Apple wins patent for wireless head-mounted display using iPhone

Posted in iPhone News by admin. Published February 18th, 2015

Apple wins patent for wireless head-mounted display using iPhone

Apple has been awarded a patent for a headset that slots the iPhone in front of the eyes, sparking speculation that it might be preparing to compete in the rapidly developing virtual reality market with Oculus Rift, Samsung’s Gear VR and Google’s Cardboard.

The patent for a wireless “head-mounted display” which could be used to “view media” follows a string of job advertisements on Apple’s website seeking engineers with experience in developing virtual reality apps.

In two job postings in November and again last week, Apple said it was seeking software engineers to “create high performance apps that integrate with virtual reality systems for prototyping and user testing”.

Another recent pair of ads for “VR/AR programmers” sought candidates with “a proven track record in virtual and augmented reality” to “enable development of Apple’s next generation of products”.

Further job postings invited applications from developers for “state of the art physics-based world simulation, visuals and virtual reality” with experience in developing for the Oculus Rift VR headset.

Apple did not comment on the VR patent application or job ads.

The patent award is the latest Apple development project to come to light after the Financial Times and others reported last week on the iPhone maker’s secret R&D lab devoted to automotive products that could lead to the eventual release of an electric car.

However, Apple regularly researches new technologies which do not always result in a new product being launched.

Apple is one of the few leading smartphone players that has not yet launched a product in the VR market, which has gained increased industry attention since Facebook’s $2bn acquisition of Oculus VR last year but has not yet seen mainstream consumer uptake.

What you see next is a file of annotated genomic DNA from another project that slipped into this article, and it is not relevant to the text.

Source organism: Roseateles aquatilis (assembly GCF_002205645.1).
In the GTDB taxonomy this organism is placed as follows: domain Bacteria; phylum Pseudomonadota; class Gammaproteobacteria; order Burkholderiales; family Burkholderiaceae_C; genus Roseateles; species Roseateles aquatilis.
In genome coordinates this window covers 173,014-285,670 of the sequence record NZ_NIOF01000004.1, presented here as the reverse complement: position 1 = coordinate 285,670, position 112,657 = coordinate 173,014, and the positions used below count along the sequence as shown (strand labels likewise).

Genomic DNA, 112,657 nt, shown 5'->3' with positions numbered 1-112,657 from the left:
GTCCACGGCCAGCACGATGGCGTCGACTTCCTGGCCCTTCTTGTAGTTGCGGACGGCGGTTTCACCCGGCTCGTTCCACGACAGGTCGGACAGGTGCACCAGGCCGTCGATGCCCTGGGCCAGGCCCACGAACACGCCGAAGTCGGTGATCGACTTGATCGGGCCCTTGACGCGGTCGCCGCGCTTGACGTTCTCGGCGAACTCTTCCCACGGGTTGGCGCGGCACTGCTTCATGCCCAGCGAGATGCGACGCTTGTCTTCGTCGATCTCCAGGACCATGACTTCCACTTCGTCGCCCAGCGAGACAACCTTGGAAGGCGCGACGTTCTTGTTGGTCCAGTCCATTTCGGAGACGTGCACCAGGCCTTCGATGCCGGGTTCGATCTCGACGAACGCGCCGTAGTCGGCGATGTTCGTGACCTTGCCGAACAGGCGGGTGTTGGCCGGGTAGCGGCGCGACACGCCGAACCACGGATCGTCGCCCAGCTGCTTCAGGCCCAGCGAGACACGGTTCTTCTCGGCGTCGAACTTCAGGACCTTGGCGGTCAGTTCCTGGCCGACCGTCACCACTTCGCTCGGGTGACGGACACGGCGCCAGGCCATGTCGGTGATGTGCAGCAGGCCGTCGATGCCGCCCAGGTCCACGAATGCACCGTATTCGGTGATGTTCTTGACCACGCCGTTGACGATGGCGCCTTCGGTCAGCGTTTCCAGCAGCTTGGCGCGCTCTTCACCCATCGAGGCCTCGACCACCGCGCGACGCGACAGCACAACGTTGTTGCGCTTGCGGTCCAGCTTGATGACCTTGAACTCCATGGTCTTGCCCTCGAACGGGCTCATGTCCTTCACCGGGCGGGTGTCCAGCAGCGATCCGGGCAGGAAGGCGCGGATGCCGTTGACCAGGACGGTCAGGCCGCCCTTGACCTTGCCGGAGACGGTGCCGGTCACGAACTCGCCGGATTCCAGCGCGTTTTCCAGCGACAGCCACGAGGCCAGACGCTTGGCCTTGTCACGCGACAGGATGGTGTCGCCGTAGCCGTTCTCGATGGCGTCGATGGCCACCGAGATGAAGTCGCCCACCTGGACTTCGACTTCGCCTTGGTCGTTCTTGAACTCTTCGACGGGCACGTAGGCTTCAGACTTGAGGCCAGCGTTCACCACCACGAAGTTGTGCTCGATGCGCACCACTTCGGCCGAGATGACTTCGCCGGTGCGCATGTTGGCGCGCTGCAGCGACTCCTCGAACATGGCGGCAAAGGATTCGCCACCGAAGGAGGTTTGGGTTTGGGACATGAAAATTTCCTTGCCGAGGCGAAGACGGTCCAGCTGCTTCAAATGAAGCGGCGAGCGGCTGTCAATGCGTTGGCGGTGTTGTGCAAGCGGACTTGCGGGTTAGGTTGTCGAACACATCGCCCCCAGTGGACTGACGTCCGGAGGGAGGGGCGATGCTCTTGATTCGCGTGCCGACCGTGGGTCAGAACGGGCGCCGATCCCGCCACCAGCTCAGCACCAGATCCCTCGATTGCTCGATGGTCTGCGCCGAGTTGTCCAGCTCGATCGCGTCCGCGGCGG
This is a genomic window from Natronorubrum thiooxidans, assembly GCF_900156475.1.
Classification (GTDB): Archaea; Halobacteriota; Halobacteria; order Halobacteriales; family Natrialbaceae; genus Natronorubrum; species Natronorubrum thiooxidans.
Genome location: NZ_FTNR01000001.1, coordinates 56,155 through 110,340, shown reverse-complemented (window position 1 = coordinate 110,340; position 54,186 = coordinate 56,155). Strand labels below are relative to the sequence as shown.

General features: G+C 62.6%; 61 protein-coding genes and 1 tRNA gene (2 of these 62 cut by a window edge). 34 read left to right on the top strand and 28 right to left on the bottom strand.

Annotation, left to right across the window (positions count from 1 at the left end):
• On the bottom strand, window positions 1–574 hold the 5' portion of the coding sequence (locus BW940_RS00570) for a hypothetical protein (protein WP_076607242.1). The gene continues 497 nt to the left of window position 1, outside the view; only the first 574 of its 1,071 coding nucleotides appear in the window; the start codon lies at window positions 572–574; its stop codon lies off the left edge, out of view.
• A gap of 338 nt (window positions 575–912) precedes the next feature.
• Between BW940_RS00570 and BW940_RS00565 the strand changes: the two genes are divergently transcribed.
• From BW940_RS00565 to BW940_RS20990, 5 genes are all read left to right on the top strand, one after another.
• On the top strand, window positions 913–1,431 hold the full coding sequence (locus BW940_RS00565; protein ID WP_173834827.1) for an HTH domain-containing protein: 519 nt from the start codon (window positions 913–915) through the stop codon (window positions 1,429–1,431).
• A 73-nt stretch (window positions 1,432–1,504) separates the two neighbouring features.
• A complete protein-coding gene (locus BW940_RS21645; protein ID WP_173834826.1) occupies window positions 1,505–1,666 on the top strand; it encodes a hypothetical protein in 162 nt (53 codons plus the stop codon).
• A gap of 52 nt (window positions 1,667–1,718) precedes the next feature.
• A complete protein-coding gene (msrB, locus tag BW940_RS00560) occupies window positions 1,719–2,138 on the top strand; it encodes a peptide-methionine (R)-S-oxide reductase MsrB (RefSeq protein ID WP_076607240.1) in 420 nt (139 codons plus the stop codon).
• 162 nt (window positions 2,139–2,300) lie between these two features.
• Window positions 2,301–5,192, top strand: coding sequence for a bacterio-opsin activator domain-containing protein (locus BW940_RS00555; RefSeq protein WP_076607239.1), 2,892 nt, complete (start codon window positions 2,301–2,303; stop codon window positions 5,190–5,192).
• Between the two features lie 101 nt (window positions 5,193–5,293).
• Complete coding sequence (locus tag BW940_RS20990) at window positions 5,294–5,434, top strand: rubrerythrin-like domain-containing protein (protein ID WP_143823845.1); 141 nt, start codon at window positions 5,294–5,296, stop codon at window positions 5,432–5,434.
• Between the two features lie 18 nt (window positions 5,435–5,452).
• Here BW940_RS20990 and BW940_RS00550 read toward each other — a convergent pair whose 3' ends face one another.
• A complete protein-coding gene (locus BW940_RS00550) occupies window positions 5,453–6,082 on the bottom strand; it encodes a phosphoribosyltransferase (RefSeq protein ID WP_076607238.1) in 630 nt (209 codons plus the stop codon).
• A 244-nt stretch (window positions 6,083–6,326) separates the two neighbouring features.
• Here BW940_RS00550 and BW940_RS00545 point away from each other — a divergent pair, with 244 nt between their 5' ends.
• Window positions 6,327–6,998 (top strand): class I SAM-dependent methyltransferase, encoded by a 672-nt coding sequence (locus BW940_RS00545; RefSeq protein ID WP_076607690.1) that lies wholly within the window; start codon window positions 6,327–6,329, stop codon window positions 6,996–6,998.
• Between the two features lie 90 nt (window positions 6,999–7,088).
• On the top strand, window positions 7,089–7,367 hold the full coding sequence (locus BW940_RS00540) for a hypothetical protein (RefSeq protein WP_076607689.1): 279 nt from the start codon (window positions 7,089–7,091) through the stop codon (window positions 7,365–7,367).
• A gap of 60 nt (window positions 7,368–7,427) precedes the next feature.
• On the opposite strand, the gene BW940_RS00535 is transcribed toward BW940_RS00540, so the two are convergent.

Google released its Cardboard headset, for use with Android-based smartphones, at its developer conference last year and plans to release a version based on Mattel’s View-Master toy later this year. Samsung’s Gear VR, which uses its Galaxy Note 4 smartphone as a screen and was developed in partnership with Oculus, went on sale in US electronics retailer Best Buy last month.

LG last week announced that it would give away a plastic VR viewer with purchases of its latest G3 phone, while Sony is exploring the technology in gaming with Project Morpheus, a planned PlayStation 4 peripheral.

Images accompanying Apple’s patents show an iPhone slotting into a headset that rests on the nose and ears and can be worn like a pair of glasses.

A headset connected by wires to a PC “may be inconvenient and cumbersome”, the patent explains. Using an iPhone or iPod as a screen reduces cost, size, weight and complexity of such a device, it adds.

A very similar smartphone-based system is used by Samsung’s Gear VR and Google Cardboard but the patent was originally filed in 2008, long before Oculus revived interest in VR when it raised $2.4m on Kickstarter in 2012.

In 2013, Apple acquired PrimeSense, an Israeli start-up best known for creating Microsoft’s Xbox Kinect motion gaming device but which had also created a new 3D depth-sensing component that was small enough to fit into a smartphone or tablet. Some in the VR industry have speculated that PrimeSense’s technology could allow an Apple VR headset to detect hand gestures to navigate a virtual world.

However, in a recent profile in the New Yorker magazine, Sir Jonathan Ive, Apple’s top designer, dismissed the idea of headsets such as Google Glass, saying the face was the “wrong place” to put everyday technology.

Ben Bajarin, technology analyst at Creative Strategies, said that Apple files lots of patents, which could be used to improve an existing product rather than create something new.

Alongside the secret electric car project, Apple’s experimentation in VR “reaffirms this idea that they are thinking 20 to 30 years from now out, not two”, Mr Bajarin said. “I’m sure they’ve worked on pretty much everything we could imagine . . . The world’s their oyster.”

[Thanks: http://www.ft.com]

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